My hand and arm tingled for a moment, then the sensation was gone. I raised my arm and studied it as best I could in the dark. Lightning flashed non-stop behind me, and the boom and rumble of thunder joined with the rain and sea. In weird shadows I twisted my arm, trying to see if the device had somehow grafted to my skin.
Cerebral connection complete.
The voice was in my head. It was in my head. Not like really-good-Bose-earbuds in my head but imagined-voice-in-the-distance-but-much-much-clearer in my head.
I put down my arm. I stood there, defeated. I was soaked and shivering and likely as not to be struck by lightning.
Is something the matter, Milton Henry?
I had thought the voice that of a woman. It was, but not the sort of polite “Turn left in point one miles” I was used to. It was more human than that.
“How’d you guess? Accelerated heartrate? Increased Oxygen consumption?”
Common sense. You are in a strange place with a voice in your head. That would disturb most people. That you aren’t screaming means you might be in shock. And in case you’re wondering, this isn’t a dream.
“I’d gotten that far.” A lance of light struck to my left, blinding me. I stared at the afterimage.
Perhaps we should find shelter.
I turned in a circle. Behind me, strange hills of sand and rock rippled one after another like frozen waves. In front of me, the ocean spasmed. Above me, the clouds screamed past, growling and spitting and spitting fire. I would never have gone out in such weather. It was madness to be out in such weather. Tornado sirens and government warnings prohibited such things. But a part of me did not want to hide.
Rain slashed my face and streamed down my hair, down my nose. My bare feet had sunk into the wet sand. My clothes hung heavily, flapping wetly in the wind. I was cold. My fingers were numb. But I was in it. I wanted to remain, to soak it in and let it batter me. In some way, I lived.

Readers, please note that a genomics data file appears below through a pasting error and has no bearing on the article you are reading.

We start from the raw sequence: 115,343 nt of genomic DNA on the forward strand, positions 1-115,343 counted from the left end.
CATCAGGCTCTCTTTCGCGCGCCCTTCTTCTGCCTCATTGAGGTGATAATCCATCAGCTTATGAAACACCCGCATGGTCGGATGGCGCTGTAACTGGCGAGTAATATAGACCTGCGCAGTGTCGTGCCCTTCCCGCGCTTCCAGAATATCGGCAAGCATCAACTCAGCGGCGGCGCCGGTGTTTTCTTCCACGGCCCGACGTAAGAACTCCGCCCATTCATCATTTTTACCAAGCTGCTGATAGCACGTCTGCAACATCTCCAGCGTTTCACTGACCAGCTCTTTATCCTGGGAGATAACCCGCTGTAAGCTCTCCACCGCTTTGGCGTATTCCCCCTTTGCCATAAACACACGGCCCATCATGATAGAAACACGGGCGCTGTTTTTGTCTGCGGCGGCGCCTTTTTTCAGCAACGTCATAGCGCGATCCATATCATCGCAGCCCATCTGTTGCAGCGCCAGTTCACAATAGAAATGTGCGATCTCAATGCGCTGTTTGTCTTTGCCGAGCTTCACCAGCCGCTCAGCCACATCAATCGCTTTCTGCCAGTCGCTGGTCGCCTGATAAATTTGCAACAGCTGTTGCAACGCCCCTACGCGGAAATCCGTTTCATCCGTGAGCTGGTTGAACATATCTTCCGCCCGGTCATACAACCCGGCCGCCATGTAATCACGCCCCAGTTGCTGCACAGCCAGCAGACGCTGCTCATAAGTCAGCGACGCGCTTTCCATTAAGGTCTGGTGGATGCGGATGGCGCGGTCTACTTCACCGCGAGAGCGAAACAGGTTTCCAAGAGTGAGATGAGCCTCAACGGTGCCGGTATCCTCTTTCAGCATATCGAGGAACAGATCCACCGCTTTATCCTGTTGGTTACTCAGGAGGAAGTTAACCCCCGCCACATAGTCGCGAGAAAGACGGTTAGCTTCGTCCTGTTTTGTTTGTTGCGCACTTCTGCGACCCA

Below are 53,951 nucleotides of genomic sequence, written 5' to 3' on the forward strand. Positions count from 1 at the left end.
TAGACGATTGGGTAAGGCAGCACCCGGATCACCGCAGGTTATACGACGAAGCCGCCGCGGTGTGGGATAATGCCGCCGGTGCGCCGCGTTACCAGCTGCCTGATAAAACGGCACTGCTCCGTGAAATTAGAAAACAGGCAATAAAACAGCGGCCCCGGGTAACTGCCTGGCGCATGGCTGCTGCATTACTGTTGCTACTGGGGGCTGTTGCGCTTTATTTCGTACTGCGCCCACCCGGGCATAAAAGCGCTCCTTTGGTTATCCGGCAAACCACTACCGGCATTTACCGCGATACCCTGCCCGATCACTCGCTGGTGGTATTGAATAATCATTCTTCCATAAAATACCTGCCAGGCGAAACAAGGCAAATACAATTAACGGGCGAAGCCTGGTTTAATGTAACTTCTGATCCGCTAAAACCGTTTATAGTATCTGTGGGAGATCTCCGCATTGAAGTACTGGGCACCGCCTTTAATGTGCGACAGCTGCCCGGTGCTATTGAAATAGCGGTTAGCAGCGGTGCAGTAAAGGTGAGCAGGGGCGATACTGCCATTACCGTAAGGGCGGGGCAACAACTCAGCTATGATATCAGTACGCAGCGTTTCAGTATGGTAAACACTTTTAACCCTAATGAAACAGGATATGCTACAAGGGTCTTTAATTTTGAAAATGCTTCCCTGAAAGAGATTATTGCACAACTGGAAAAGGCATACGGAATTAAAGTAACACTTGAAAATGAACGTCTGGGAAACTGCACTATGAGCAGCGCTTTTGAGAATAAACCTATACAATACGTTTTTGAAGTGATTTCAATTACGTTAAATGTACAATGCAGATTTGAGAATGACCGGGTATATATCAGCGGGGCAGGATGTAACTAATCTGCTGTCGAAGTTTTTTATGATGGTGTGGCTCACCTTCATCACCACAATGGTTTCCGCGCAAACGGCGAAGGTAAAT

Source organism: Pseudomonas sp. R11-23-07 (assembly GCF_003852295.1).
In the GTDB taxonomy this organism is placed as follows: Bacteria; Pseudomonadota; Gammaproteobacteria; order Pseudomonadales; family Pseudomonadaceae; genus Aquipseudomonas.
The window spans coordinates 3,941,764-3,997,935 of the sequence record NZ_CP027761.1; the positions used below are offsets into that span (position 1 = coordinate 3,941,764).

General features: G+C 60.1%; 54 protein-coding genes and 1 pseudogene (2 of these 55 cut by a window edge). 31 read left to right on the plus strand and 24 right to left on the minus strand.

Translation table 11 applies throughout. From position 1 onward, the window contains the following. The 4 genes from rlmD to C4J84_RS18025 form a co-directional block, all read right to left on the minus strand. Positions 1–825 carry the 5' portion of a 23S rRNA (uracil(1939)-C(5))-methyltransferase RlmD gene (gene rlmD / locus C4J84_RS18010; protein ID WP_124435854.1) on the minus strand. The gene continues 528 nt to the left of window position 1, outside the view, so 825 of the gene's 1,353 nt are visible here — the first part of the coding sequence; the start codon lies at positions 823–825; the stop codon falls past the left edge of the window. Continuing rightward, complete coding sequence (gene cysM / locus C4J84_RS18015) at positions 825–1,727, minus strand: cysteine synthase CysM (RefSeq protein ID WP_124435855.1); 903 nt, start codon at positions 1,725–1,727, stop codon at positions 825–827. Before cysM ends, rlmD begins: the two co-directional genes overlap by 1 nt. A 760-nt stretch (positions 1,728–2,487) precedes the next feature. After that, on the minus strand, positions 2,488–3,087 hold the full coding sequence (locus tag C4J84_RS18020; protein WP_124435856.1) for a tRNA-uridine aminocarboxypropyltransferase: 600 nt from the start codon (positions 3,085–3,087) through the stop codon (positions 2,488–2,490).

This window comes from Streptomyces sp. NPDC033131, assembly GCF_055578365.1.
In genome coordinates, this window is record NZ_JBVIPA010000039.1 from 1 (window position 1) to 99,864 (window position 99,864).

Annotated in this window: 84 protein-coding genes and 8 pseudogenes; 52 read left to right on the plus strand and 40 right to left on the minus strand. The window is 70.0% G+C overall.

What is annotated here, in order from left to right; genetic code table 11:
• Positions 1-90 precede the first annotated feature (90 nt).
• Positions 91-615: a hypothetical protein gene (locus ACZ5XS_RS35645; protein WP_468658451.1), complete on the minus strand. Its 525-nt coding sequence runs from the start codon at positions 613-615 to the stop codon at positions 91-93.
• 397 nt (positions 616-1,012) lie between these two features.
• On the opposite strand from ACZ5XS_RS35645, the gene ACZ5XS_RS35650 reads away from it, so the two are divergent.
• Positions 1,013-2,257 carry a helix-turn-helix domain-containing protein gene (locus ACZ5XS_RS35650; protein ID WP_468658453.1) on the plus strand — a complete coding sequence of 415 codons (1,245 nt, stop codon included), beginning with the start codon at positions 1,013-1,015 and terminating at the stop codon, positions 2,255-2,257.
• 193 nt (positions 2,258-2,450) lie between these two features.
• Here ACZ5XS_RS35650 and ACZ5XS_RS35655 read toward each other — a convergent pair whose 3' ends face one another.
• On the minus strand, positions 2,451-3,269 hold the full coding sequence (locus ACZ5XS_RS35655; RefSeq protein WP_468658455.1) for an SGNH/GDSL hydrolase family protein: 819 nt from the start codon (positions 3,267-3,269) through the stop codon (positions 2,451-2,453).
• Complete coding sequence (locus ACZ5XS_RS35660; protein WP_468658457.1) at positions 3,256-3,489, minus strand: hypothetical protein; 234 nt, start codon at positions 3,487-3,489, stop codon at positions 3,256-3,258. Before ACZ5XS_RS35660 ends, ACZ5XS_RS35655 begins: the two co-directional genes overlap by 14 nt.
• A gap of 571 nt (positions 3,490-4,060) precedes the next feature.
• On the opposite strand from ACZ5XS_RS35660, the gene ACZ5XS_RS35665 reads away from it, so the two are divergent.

A minute passed. My teeth began to chatter.
How about now?
“Good idea. Can you locate a place?”
You’re the one with feet. I’ll leave the walking to you.
I didn’t argue but I didn’t have any idea in which direction to head, either. In the epileptic light I saw only rain-bashed land–no trees, no caves, no lone cottage with a warm light in the window. I began the descent to the sea instead of heading into the undulating hills, if only because it was closer. I was already lost, but I felt, somehow, that by staying close to the water I would know where I was. I walked almost to the edge of the waves that crashed against the sand. In the dark, crazed light it seemed a monster, a mammoth creature that rose up from the weird depths, with a boneless body and eyeless face, skin like tatters of fabric, sting like a whip. Did this alien thing exist on earth? Was I even still on earth?
Keep moving. You need to keep moving.
“Left or right?”
I have chosen a random direction. Left.
“Nope. That’s not right.” I chuckled. Sure, I was utterly disoriented and might die, but a pun was a pun. What’s the use of witnessing the majesty of the tormented sea if you can’t laugh a little?
I turned left and started walking.